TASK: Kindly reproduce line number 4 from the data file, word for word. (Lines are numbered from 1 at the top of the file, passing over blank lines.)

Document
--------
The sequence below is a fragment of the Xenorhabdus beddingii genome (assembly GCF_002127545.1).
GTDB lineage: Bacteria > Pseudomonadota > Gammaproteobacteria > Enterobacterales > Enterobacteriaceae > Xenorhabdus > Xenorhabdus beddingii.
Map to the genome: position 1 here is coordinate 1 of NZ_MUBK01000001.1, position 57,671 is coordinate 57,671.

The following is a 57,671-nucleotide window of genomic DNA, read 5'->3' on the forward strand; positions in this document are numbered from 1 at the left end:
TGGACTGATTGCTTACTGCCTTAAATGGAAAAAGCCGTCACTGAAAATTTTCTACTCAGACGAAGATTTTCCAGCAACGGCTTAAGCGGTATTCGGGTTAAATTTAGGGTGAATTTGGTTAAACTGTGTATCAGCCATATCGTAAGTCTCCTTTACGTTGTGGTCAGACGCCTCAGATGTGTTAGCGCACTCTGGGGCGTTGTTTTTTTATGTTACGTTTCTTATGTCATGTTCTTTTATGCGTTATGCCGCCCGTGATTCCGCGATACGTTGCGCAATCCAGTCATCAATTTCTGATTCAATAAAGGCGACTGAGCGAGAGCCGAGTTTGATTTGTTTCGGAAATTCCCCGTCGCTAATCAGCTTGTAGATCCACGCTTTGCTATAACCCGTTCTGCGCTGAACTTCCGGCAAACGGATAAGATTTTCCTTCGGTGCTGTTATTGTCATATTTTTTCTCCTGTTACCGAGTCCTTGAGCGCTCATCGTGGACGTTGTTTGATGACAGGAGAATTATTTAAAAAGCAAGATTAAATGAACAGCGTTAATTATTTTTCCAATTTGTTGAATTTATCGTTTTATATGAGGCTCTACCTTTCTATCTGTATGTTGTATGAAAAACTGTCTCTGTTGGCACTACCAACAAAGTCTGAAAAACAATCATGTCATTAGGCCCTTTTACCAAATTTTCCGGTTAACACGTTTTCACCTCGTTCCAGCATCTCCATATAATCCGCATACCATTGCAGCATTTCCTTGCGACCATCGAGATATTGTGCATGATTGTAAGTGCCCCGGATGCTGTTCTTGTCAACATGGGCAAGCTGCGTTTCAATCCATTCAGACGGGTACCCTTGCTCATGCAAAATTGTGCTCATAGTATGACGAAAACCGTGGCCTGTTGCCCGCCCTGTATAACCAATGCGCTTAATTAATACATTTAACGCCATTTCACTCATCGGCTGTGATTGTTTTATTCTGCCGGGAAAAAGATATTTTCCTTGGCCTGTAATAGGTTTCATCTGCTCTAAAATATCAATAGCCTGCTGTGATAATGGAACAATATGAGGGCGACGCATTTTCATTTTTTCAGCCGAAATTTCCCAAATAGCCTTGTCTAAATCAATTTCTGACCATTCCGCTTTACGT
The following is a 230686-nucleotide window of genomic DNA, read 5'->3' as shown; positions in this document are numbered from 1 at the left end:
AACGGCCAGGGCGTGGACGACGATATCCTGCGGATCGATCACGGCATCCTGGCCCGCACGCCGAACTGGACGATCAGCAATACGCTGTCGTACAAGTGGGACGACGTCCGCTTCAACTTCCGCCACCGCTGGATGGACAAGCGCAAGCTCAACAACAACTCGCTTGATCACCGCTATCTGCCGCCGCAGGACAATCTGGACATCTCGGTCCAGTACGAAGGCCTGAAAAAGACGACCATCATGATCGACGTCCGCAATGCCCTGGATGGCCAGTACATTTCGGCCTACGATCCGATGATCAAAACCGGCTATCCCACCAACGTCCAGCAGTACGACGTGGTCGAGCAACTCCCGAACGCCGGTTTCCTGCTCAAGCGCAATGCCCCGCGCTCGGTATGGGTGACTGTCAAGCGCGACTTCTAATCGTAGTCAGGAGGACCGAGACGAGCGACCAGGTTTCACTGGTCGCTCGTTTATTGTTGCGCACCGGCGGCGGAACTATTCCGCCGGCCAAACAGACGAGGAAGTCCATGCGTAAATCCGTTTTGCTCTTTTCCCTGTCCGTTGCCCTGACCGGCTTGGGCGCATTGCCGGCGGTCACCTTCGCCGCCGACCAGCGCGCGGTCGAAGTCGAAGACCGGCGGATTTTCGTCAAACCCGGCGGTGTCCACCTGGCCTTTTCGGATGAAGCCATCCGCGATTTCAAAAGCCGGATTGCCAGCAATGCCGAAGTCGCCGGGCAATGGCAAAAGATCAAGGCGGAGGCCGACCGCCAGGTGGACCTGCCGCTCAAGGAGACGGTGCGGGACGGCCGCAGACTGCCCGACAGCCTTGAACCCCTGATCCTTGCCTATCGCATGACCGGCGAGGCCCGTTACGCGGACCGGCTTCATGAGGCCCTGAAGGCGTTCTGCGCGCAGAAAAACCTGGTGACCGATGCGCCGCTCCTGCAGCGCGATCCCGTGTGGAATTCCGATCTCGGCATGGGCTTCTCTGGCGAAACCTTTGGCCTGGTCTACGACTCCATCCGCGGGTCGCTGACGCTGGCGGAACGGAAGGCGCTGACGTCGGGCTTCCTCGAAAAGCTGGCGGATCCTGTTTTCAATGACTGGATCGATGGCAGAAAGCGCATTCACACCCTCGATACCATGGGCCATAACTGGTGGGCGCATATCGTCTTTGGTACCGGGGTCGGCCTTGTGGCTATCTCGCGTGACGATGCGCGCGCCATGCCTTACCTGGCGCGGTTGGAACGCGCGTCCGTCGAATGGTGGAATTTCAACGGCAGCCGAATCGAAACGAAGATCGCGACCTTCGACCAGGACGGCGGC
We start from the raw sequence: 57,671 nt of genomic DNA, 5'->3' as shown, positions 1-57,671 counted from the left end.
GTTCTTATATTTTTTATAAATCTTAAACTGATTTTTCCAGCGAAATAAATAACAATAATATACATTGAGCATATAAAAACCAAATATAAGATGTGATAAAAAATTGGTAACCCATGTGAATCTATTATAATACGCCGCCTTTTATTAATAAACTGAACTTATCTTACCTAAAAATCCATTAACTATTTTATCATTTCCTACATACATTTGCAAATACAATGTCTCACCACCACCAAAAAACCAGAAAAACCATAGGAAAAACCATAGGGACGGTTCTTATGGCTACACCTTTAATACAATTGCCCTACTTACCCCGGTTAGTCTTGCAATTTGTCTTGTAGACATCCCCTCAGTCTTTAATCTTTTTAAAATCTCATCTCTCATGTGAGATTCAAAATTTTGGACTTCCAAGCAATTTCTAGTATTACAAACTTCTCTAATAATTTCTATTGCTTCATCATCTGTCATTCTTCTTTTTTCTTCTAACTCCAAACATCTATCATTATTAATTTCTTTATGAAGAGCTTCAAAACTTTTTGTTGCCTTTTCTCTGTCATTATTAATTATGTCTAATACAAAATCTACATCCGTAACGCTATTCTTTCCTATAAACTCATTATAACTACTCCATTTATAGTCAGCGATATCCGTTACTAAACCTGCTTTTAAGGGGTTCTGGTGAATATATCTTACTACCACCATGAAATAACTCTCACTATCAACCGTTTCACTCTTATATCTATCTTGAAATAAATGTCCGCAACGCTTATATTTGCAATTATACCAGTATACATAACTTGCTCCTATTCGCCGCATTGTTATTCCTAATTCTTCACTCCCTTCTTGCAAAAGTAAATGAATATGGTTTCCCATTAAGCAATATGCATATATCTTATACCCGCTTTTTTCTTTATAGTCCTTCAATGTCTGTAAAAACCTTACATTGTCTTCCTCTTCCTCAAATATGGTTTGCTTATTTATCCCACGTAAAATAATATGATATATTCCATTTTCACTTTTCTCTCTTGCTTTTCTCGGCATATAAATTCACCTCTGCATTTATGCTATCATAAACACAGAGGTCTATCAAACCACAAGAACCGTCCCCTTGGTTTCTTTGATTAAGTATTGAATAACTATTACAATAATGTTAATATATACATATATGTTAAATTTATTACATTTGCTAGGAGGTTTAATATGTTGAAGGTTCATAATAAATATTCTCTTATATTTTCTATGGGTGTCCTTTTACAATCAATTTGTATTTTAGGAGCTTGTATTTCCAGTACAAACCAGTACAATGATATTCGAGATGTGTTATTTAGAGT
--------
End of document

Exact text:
The following is a 57,671-nucleotide window of genomic DNA, read 5'->3' on the forward strand; positions in this document are numbered from 1 at the left end: